# How can I rewrite this warp-affine using OpenCV?

I'm trying to optimize this code, in particular:

```
bool interpolate(const Mat &im, float ofsx, float ofsy, float a11, float a12, float a21, float a22, Mat &res)
{
bool ret = false;
// input size (-1 for the safe bilinear interpolation)
const int width = im.cols-1;
const int height = im.rows-1;
// output size
const int halfWidth = res.cols >> 1;
const int halfHeight = res.rows >> 1;
float *out = res.ptr<float>(0);
for (int j=-halfHeight; j<=halfHeight; ++j)
{
const float rx = ofsx + j * a12;
const float ry = ofsy + j * a22;
for(int i=-halfWidth; i<=halfWidth; ++i)
{
float wx = rx + i * a11;
float wy = ry + i * a21;
const int x = (int) floor(wx);
const int y = (int) floor(wy);
if (x >= 0 && y >= 0 && x < width && y < height)
{
// compute weights
wx -= x; wy -= y;
// bilinear interpolation
*out++ =
(1.0f - wy) * ((1.0f - wx) * im.at<float>(y,x) + wx * im.at<float>(y,x+1)) +
( wy) * ((1.0f - wx) * im.at<float>(y+1,x) + wx * im.at<float>(y+1,x+1));
} else {
*out++ = 0;
ret = true; // touching boundary of the input
}
}
}
return ret;
}
```

According to Intel Advisor, this is a very time consuming function. In this question I asked how I could optimize this, and someone made me notice that this is warp-affine transformation.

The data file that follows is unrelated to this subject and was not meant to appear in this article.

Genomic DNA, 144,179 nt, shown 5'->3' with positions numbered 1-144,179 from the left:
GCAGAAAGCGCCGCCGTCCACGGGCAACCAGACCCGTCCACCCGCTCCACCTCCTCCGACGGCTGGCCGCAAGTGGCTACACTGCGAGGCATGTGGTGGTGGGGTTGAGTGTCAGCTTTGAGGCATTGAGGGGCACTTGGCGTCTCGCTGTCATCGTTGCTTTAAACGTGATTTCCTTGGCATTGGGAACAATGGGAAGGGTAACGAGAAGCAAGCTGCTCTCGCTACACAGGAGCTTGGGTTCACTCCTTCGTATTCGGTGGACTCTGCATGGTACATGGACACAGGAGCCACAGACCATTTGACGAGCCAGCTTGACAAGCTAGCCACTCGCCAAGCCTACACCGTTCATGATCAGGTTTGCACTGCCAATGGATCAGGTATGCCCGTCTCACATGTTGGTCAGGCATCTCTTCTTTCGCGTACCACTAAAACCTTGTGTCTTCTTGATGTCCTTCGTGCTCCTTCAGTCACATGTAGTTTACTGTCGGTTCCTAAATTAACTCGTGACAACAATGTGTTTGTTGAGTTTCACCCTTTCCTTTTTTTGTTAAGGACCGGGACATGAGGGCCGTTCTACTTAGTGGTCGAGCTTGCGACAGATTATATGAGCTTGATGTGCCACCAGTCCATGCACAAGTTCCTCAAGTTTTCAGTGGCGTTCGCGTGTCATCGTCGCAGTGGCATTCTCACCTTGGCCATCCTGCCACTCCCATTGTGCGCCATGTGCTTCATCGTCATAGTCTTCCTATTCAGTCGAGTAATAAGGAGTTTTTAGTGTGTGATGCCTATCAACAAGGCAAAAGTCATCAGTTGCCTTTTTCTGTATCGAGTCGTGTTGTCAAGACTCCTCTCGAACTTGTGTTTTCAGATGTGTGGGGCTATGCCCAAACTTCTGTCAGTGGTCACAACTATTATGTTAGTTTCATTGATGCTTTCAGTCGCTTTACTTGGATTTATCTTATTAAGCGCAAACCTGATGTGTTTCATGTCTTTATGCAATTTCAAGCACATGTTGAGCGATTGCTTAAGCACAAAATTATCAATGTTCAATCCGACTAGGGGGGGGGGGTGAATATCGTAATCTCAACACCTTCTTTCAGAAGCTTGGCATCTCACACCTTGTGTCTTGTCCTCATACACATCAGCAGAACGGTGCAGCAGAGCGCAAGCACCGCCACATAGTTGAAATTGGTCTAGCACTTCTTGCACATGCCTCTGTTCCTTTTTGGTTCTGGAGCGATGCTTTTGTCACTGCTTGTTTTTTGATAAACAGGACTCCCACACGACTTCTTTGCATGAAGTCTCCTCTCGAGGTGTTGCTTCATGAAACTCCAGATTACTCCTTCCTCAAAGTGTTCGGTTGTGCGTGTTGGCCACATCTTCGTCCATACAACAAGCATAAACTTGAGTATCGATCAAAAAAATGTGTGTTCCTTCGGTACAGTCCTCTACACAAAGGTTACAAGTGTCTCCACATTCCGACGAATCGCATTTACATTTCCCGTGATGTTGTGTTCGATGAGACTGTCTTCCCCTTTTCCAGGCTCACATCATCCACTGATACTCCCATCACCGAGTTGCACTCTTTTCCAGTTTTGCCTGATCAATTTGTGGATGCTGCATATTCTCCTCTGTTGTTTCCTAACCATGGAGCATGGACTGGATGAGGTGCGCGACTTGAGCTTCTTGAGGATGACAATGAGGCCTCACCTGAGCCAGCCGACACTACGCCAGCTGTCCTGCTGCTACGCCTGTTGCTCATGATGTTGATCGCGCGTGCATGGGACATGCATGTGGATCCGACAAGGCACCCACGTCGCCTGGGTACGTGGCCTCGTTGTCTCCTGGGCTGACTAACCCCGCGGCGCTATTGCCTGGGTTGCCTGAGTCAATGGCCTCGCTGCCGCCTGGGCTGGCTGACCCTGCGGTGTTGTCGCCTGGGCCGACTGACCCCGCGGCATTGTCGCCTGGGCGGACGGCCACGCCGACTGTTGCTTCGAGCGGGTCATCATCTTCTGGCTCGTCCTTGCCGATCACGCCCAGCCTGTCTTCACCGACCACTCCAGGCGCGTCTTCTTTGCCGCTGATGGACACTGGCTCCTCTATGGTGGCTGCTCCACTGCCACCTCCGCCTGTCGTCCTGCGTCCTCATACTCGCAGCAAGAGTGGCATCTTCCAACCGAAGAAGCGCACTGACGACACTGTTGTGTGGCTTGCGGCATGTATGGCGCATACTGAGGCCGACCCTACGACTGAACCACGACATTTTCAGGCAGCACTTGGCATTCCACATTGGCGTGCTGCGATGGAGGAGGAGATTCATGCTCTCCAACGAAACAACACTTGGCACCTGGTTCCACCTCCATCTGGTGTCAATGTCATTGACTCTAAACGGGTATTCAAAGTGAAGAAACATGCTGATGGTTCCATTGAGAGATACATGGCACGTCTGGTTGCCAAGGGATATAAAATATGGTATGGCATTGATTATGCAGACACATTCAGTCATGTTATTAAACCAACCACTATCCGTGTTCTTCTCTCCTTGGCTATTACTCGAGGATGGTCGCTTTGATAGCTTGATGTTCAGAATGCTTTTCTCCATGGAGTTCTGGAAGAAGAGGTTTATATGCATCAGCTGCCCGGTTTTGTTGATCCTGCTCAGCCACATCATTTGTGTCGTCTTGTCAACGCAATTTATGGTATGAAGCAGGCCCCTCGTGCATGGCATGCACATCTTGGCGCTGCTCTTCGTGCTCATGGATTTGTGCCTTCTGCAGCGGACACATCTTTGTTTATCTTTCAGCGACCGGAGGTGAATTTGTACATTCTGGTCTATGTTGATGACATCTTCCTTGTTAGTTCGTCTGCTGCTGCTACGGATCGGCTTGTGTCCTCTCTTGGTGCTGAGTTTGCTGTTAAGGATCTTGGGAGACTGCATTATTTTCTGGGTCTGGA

Now, since I'm not the image processing guy, I had to read this article to understand what a warp-affine transformation is.

To my understanding, given a point `p=(x,y)`

, you apply a transformation `A`

(a 2x2 matrix) and then translate it by a vector `b`

. So the obtained point after the transformation `p'`

can be expressed as `p' = A*p+b`

. So far so good.

However, I'm a little bit confused on how to apply `cv::warpAffine()`

to this case. First of all, from the function above `interpolate()`

I can see only the 4 `A`

components (`a11`

, `a12`

, `a21`

, `a22`

), while I can't see the 2 `b`

components...Are they `ofsx`

and `ofy`

?

**In addition** notice that this function returns a bool value, which is not returned by `warpAffine`

(this boolean value is used here at line 126), so I don't know I could this with the OpenCV function.

But most of all I'm so confused by `for (int j=-halfHeight; j<=halfHeight; ++j)`

and `for(int i=-halfWidth; i<=halfWidth; ++i)`

and all the crap that happens inside.

I understand that:

```
// bilinear interpolation
*out++ =
(1.0f - wy) * ((1.0f - wx) * im.at<float>(y,x) + wx * im.at<float>(y,x+1)) +
( wy) * ((1.0f - wx) * im.at<float>(y+1,x) + wx * im.at<float>(y+1,x+1));
```

Is what `INTER_LINEAR`

does, but apart from that I'm totally lost.

So, to test my approach, I tried to do the equivalent of line 131 of this as:

```
bool touchesBoundary = interpolate(smoothed, (float)(patchImageSize>>1), (float)(patchImageSize>>1), imageToPatchScale, 0, 0, imageToPatchScale, patch);
Mat warp_mat( 2, 3, CV_32FC1 );
warp_mat.at<float>(0,0) = imageToPatchScale;
warp_mat.at<float>(0 ...
```

~~btw, buffer overflow here:~~needs to be:

@berak thanks for your comment, but this:

`// input size (-1 for the safe bilinear interpolation) const int width = im.cols-1; const int height = im.rows-1;`

at the begin shouldn't solve it?

@berak btw here someone suggested that this can be replaced with a simple

`cv::warpAffine()`

but I'm a little bit confused when it's said that the origin is the center of the image and how to solve this...can you help me?ah right, missed that. ignore comment above.